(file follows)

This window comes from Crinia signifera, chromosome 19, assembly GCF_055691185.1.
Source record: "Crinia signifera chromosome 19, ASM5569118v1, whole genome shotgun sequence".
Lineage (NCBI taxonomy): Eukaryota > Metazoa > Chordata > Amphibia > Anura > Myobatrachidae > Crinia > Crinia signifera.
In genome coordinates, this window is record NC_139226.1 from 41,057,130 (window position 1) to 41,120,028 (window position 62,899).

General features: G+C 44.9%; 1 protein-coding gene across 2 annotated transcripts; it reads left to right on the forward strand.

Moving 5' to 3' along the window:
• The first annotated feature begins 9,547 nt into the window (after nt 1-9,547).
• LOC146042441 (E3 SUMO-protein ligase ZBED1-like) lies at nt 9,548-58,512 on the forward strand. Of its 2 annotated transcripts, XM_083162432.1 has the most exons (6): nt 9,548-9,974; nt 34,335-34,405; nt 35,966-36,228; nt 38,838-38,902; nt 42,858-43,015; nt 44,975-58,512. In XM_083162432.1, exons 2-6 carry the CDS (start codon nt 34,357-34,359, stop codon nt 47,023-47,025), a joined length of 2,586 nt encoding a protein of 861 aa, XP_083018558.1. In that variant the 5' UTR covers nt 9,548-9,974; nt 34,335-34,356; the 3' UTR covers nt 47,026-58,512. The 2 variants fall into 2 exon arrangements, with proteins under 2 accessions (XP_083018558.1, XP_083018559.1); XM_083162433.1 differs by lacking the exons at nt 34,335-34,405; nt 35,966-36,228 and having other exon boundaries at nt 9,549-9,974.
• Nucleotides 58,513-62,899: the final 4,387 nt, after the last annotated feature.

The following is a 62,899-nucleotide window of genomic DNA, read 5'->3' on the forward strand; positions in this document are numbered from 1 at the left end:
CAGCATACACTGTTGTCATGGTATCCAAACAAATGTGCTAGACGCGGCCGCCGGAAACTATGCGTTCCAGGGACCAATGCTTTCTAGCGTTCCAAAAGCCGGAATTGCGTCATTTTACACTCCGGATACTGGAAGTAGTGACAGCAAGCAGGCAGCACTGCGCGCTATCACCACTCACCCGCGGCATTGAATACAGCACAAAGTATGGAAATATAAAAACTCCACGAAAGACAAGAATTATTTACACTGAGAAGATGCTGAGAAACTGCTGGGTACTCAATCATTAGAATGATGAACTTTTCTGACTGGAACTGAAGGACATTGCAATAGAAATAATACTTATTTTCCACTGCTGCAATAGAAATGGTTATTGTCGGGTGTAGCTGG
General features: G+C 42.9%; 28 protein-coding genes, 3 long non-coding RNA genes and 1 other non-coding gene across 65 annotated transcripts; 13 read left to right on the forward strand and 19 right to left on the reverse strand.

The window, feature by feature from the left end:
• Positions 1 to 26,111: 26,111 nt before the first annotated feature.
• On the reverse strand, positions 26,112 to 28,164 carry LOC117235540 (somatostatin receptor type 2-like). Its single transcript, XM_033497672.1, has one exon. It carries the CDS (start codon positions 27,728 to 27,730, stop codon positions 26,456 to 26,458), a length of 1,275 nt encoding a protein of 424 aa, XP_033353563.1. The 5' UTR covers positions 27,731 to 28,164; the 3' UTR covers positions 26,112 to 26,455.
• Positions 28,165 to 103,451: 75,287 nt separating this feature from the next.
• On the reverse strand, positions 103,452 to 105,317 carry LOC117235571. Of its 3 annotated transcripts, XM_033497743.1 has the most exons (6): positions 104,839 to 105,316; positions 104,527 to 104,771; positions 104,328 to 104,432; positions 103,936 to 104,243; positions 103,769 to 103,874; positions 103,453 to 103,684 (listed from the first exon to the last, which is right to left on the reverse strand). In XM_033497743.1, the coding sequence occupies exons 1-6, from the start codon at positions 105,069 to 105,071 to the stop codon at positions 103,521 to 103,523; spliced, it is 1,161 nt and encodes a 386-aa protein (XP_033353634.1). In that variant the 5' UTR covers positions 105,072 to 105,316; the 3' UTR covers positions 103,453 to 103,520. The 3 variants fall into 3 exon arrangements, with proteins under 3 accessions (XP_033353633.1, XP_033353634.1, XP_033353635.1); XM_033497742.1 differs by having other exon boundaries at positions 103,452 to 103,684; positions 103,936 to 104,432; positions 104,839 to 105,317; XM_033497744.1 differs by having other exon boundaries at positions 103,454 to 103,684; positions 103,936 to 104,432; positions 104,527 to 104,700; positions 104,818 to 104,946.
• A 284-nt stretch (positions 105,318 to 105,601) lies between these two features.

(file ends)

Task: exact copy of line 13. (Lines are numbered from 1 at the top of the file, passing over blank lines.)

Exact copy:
The window, feature by feature from the left end: